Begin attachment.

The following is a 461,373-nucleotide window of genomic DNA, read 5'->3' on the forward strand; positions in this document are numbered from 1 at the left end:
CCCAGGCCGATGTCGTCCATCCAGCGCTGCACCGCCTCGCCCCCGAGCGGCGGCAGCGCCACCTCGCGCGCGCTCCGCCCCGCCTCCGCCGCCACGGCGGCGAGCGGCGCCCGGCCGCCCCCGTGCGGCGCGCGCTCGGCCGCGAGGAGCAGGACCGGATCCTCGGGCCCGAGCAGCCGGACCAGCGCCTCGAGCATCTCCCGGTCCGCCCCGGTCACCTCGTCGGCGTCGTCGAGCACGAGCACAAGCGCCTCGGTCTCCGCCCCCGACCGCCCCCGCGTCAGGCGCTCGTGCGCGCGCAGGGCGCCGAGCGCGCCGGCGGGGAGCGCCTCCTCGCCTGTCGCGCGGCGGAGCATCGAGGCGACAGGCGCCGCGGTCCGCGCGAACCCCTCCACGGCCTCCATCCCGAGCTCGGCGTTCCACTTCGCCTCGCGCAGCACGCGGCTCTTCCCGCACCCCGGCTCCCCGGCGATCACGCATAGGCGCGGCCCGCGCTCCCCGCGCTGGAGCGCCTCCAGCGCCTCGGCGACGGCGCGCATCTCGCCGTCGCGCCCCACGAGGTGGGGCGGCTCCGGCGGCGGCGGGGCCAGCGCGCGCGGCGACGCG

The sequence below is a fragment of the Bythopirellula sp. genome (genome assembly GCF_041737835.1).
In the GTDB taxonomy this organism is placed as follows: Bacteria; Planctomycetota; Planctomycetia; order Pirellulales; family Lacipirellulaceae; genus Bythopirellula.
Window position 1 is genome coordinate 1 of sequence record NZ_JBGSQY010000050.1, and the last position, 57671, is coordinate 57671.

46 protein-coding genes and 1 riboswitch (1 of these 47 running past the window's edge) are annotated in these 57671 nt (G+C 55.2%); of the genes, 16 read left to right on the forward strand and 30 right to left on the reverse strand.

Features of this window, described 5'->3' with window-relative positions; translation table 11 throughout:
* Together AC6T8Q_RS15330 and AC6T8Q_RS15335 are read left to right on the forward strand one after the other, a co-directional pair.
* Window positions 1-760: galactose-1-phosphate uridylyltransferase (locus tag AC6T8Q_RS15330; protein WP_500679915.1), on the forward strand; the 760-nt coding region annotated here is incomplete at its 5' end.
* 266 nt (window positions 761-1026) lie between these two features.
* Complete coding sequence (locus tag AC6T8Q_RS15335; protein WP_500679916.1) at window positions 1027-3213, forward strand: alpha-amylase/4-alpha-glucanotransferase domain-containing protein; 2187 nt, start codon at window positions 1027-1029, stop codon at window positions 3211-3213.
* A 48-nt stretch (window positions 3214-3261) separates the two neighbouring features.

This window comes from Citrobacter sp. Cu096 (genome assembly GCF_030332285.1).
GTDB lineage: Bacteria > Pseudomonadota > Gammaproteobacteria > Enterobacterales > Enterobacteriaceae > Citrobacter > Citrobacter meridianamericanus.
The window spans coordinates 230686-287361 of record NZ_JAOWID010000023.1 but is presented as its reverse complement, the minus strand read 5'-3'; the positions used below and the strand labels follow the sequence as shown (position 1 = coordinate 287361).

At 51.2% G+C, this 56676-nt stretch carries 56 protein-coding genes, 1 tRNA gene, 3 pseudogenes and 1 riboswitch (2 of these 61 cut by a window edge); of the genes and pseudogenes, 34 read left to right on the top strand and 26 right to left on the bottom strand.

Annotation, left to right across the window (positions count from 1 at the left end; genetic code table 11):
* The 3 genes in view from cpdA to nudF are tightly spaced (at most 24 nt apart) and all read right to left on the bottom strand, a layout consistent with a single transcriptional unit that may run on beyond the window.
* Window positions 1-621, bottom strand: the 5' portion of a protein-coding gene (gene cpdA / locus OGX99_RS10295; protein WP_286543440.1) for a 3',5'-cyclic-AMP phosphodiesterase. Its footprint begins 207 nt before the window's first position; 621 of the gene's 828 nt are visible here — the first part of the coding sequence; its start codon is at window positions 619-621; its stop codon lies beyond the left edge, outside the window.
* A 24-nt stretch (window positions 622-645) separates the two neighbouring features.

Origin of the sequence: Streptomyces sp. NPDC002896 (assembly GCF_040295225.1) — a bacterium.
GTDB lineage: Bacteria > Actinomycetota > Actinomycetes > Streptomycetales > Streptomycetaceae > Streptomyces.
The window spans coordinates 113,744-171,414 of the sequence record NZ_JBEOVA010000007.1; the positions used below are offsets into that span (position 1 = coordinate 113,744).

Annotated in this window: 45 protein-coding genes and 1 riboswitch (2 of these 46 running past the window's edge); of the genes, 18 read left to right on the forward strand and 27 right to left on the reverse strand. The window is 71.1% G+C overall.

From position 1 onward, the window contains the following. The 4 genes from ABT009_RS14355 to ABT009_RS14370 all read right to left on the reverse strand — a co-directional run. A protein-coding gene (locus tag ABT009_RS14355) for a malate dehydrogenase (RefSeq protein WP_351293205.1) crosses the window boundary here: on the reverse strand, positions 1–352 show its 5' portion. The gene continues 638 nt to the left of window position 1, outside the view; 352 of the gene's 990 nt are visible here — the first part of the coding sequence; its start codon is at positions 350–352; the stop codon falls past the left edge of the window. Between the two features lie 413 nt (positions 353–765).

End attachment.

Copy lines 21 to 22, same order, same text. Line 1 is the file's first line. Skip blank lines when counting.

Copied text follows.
Origin of the sequence: Streptomyces sp. NPDC002896 (assembly GCF_040295225.1) — a bacterium.
GTDB lineage: Bacteria > Actinomycetota > Actinomycetes > Streptomycetales > Streptomycetaceae > Streptomyces.